Everything you need to know about neutering a kitten
Boy and girl cats reach sexual maturity at about the same time when they are six months old. Here’s everything you need to know about neutering a kitten.
Updated on the 27/05/2020, 08:52
Leave your kitten unneutered and you will have created a problem. It is a fact of life that cats who haven’t been castrated or spayed make kittens. A single female cat can potentially deliver 20,000 kittens over five years.
In the UK the stray cat population has reached a crisis point according to some animal welfare charities. In order to keep the population down (and give every cat a chance of a life) you must consider neutering your kitten.
Neutering is a routine operation that is carried out hundreds of times a day across the UK. It describes the removal of a cat's sexual reproduction organs: his testes or her ovaries (and sometimes her uterus). Neutering a male is known as ‘castration’ and neutering a female is known as ‘spaying’.
When can kittens be neutered?
Both male and female kittens become sexually mature at around six months old. You may however want to begin discussions with your vet about neutering from when the kitten reaches four months.
The age at which a kitten reaches sexual maturity varies considerably. You will be aware of a transition to sexual maturity because both tom and queen kittens are very vocal, and toms tend to forcibly spray urine around their ‘territory’.
When a queen (un-spayed female) kitten is around four months old she begins to attract the attention of tom (un-castrated male) kittens and cats. The toms are able to tell whether or not the queen is on heat and will want to mate with her. If this is allowed to take place your kitten will get pregnant. Unless you are a reputable and registered breeder of cats this outcome is to be avoided.
Arranging neutering with your vet
To have your kitten neutered is neither a complicated nor an expensive process. You should first book a consultation with your vet and after this you will be instructed to bring your kitten back to the vet closer to the date of the operation for a pre-anaesthetic health check.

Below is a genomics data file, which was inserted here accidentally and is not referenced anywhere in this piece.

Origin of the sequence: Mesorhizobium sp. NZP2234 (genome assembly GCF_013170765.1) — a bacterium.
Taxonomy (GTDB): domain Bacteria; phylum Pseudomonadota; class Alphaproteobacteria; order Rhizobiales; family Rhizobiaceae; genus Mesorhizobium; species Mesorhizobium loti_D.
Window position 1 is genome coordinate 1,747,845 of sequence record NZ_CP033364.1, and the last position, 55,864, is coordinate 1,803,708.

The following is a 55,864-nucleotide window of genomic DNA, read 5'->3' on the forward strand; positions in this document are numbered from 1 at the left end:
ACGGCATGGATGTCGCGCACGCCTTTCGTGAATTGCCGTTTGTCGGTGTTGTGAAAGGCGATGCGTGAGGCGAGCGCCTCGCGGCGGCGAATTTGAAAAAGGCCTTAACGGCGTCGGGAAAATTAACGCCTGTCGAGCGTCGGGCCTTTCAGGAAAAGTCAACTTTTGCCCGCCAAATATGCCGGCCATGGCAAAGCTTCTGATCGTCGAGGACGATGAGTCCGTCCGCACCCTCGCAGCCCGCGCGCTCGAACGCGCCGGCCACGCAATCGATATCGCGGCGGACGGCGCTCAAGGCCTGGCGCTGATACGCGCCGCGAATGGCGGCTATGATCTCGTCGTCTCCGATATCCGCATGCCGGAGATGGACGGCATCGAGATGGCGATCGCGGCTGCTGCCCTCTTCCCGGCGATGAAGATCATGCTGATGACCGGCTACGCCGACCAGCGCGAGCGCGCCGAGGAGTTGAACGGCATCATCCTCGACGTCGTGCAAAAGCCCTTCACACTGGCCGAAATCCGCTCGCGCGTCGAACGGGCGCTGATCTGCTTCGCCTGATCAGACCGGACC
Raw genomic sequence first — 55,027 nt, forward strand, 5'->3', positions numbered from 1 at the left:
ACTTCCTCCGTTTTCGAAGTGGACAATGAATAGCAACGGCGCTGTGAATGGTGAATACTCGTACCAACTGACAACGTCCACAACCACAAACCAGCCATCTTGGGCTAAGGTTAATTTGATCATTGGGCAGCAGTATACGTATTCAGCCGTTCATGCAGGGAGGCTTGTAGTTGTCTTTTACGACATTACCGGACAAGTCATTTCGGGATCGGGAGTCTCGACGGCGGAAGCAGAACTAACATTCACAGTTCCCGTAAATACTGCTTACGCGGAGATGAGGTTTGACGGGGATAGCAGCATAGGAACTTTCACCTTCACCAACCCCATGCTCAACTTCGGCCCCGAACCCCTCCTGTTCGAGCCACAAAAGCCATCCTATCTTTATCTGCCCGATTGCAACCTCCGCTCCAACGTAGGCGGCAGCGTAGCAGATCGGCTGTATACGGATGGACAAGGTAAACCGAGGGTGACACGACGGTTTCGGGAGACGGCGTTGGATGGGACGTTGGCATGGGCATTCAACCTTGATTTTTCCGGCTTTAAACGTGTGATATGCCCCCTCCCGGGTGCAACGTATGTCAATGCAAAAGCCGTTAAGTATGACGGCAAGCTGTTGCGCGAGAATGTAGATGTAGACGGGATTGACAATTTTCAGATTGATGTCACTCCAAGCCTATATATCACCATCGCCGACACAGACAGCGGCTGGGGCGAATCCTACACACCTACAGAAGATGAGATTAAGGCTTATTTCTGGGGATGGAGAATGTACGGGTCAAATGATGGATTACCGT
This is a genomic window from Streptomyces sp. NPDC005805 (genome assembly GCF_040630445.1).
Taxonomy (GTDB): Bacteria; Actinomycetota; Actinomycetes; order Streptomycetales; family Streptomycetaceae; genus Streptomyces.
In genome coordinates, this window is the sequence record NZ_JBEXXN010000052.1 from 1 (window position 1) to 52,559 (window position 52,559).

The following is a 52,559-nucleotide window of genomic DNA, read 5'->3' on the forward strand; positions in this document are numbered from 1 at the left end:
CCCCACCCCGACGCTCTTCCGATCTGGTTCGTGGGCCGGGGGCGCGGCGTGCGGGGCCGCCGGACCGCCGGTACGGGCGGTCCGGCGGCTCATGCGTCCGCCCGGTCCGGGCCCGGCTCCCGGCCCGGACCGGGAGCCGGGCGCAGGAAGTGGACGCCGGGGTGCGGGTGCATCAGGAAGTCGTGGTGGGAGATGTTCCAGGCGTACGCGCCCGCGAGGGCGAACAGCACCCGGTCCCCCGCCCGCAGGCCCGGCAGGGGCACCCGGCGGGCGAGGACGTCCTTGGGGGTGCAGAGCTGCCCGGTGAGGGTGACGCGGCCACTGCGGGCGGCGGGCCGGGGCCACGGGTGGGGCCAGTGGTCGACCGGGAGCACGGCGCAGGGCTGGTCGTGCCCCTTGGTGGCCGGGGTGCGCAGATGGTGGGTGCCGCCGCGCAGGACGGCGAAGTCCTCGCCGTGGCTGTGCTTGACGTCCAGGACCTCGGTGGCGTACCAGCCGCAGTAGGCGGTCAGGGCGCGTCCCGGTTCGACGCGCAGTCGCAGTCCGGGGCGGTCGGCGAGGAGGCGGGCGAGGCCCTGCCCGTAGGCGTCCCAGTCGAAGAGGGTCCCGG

On the eve of the operation you will be asked not to feed your kitten, but you can water it. In the morning you should not give your kitten food or water.
What is kitten neutering?
Neutering a kitten has multiple benefits for you and your pet in the long run. For example, as it gets older your cat will be less likely to contract certain diseases as well as avoid unwanted pregnancies.
Advantages of neutering a male kitten include:
• Control of aggressive and territorial behaviour
• Avoidance of injuries caused by fighting
• Avoidance of testicular cancer
• Control of cat population
Of a female kitten, the advantages of neutering are even greater:
• Protection from mammary and ovarian cancers: Spaying your queen kitten can reduce the chance of her developing mammary gland tumour (breast cancer) in later life.
• Protection from pyometra: Cats that haven’t been spayed have a bigger chance of developing cystic ovarian disease than cats that have; an associated infection of the womb is called pyometra.
• Reduction of vet bills: Neutering eliminates the possibility of your kitten becoming pregnant; in doing so the associated risks to health, and the expense, are avoided.
• Putting an end to ‘seasons’: Spaying will prevent your kitten coming into season (which is around every 3 weeks).
What happens on the day?
You are usually given the option of a local or general anaesthetic for your kitten. However, it is recommended that large and aggressive cats are given the latter to alleviate any unnecessary difficulties of control.
For tom cats an incision is made at the root of the penis closest to the scrotum and the testes are removed through this opening. The cut is then sutured, glued or stapled shut. If there are no complications the castration operation takes very little time; it is sometimes completed within two minutes.
You will be able to pick up your cat at the end of the day.
The neutering of a tom kitten is far simpler than it is for a queen: Spaying involves the removal of the cat’s ovaries under general anaesthetic. It is usual in the UK for the ovaries and uterus to be removed; this operation is called an ‘ovariohysterectomy’.
Some veterinary practices remove only the ovaries to lessen any physical disruption. The uterus will be removed only if a veterinary surgeon deems it to be abnormal.
Post-operative recovery from neutering
A straightforward operation is usually easy for a cat to recover from. 20 minutes after the operation a feline patient will usually be awake and well enough to walk unaided, although if there were complications during the procedure the recovery time will be longer. On average it takes about fourteen days for incisions to heal.
A vet will recommend a course of anti-inflammatory medicines to ease the pain, and they will probably have given your cat a dose of pain-killers as soon as the operation was over.
How much does it cost to get a kitten neutered?
The cost of the neutering operation is determined by the vet’s practice you choose to perform it. In the UK the average cost of tom kitten neutering is between £40 and £80. The average cost of neutering a queen kitten is between £50 and £100.
Despite there being subsidised neutering schemes through the UK, to assist cat owners on low incomes, the cat population continues to rise. This has resulted in cat shelters being either unable to take in stray cats or ordering their ever-burgeoning populations to be humanely culled. There is little excuse for any cat (or dog) to be put down simply because of over-population and, what is more, the situation can easily be avoided and reversed simply by responsible cat ownership.
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